Hattiesburg, MS Invests in Beautification Project

By Joe Morris on May 4, 2011 at 7:14 pm EST

PHOTO CREDIT: Wes Aldridge

With its Pinebelt in Bloom program and strong partnerships with area green thumbs, the Area Development Partnership is augmenting Hattiesburg’s natural beauty one bloom at a time.


Modeled after America in Bloom, the multi-pronged initiative is all about creating a grassroots effort to enhance the area’s aesthetics through community planting in beds and gardens, reforestation and other initiatives.


The effort is helping to mitigate damage caused by Hurricane Katrina and other storms and pretty up some neglected corners of the region, says Dr. Angeline Godwin, president of the Area Development Partnership.


“We designed the program to be a cornerstone of our quality of life initiative, and the goal is to create oases throughout the community,” Godwin says. “We’re already seeing evolutions of areas that were unattractive or just plain to planted areas that are beautiful.”


The Hattiesburg Area Daylily Society is certainly doing its part. As a part of the American Hemerocallis Society, the Hattiesburg outfit is charged with taking part in such efforts as Pinebelt in Bloom and is doing so with gusto, says Bud Kirkpatrick, publicity chairman.


“That’s one of the things an accredited daylily society must do, but we’re also striving to meet all the requirements to become a designed daylily city,” Kirkpatrick says. “We’re one of the largest organizations in the nation, and we have the largest show in the nation, with more than 600 plants.”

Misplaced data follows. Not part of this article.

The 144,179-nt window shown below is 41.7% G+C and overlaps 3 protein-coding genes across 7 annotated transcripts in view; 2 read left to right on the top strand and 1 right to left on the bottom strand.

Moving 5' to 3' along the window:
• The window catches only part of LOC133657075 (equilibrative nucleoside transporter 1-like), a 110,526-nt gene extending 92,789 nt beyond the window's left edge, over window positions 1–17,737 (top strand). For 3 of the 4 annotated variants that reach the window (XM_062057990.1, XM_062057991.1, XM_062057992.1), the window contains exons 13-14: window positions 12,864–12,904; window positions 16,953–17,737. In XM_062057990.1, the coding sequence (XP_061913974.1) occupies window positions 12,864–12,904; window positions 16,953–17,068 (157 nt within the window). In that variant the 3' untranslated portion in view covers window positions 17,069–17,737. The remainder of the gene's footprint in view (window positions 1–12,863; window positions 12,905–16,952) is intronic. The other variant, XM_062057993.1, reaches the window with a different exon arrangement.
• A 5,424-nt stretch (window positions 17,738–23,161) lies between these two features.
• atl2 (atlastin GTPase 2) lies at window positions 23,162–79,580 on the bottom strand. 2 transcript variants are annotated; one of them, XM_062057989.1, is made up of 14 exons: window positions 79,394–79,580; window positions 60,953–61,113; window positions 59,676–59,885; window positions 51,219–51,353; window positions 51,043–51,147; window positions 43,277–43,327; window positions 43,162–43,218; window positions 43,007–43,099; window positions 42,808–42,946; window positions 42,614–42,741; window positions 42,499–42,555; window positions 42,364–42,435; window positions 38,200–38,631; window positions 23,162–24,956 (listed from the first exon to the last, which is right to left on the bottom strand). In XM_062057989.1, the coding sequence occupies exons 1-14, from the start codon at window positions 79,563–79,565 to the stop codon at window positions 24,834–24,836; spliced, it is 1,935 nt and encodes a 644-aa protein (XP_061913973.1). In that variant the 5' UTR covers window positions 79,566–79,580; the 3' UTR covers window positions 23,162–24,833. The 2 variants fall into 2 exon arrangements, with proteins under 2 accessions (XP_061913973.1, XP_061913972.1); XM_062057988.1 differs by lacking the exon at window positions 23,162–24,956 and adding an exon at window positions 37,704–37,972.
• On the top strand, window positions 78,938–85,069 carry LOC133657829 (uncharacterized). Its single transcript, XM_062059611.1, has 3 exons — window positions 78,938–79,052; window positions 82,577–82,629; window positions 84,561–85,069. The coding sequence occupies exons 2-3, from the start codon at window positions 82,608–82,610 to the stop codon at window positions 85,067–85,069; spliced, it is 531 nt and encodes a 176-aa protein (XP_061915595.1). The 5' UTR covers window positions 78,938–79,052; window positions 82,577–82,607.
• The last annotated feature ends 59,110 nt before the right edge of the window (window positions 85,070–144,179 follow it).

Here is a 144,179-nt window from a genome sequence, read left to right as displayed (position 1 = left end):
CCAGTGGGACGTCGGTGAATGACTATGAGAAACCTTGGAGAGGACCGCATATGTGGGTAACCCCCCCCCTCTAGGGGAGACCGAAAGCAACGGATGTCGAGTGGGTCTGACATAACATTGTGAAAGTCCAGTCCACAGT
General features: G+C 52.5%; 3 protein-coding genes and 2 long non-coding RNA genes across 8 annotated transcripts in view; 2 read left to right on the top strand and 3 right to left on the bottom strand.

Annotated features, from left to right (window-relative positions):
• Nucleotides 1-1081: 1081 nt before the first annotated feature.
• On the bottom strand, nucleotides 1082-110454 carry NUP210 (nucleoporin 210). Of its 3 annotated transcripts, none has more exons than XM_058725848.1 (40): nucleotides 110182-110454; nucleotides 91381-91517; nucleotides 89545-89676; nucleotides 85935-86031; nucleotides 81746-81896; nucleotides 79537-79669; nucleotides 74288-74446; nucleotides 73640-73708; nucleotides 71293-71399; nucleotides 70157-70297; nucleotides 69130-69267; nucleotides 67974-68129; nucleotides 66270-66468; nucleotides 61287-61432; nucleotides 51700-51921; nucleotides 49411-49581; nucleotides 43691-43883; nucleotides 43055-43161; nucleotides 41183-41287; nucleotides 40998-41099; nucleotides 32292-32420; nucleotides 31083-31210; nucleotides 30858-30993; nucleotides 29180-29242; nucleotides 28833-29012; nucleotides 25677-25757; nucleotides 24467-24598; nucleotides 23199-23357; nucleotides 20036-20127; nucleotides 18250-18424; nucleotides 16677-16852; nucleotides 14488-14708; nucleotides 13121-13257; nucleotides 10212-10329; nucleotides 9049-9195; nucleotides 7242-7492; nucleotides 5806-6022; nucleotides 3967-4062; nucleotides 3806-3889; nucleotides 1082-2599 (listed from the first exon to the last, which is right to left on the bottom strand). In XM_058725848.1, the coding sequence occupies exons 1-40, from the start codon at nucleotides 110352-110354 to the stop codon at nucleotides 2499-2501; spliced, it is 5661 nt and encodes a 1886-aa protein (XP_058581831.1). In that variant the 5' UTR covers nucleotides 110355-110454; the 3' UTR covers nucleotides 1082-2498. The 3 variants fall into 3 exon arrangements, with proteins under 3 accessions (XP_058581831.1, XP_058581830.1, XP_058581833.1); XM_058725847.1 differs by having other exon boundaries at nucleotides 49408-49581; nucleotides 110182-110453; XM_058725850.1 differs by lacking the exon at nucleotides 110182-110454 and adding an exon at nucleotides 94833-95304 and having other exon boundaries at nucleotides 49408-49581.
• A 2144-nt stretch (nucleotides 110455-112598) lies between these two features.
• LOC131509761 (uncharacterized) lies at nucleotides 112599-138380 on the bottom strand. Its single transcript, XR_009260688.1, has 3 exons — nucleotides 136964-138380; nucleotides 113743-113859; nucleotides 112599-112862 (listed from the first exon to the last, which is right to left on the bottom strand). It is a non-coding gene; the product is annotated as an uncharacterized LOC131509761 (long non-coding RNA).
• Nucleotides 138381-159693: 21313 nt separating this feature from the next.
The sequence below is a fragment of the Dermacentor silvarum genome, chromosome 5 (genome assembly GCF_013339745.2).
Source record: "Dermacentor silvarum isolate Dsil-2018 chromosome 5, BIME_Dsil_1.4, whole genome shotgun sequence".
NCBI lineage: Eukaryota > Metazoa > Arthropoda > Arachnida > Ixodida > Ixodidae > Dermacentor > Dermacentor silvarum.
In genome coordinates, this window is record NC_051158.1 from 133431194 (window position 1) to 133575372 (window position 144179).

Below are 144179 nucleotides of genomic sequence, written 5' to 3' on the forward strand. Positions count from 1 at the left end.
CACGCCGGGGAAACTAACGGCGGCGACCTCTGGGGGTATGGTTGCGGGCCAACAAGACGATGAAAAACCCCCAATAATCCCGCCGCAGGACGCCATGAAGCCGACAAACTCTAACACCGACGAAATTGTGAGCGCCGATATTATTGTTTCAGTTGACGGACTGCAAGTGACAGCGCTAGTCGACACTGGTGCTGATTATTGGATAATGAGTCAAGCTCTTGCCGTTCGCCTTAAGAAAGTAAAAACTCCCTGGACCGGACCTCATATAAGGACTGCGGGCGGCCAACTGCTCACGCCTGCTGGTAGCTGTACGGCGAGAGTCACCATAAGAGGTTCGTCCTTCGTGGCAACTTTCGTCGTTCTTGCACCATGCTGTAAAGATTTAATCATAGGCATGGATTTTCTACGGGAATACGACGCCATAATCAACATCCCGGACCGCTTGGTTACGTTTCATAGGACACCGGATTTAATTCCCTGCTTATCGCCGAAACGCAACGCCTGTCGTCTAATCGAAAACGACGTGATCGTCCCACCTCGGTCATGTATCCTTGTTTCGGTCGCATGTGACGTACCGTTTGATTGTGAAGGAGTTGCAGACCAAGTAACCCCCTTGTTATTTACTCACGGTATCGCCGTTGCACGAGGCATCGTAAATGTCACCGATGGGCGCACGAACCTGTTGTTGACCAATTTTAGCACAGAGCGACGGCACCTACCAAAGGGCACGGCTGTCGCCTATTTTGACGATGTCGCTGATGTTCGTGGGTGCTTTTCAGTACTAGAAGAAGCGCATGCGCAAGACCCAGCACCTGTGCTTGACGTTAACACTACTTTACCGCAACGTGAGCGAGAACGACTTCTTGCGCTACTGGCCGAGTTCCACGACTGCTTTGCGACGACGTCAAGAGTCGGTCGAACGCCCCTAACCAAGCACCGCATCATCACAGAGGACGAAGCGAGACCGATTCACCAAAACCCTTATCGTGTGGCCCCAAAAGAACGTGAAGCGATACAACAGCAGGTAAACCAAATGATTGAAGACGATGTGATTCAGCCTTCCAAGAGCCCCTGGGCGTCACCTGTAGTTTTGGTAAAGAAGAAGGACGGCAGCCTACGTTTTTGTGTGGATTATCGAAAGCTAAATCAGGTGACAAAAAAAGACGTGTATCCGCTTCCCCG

The group has gotten the city to formally designate the daylily as Hattiesburg’s official flower, and several beds have been created throughout the region, including near the University of Southern Mississippi and the convention center, with the society working in tandem with the landowners to ensure a smooth operation.


“The hosts prepare the beds, and then our daylily folks come out and do the planting,” Kirkpatrick says. “And then we give them instructions on how to keep the bed up and so forth.”


Efforts such as this play into the future of Pinebelt in Bloom, which ultimately may include a series of sculpture gardens and other projects, Godwin says.


“This is something that every single citizen can participate in, whether they’re cleaning up a vacant lot or just doing some planting,” she says. “When we initiated the concept in 2006, it was more about cleaning up some areas, but now with neighborhood associations and others we are really bringing about beautification that involves all the citizens.”



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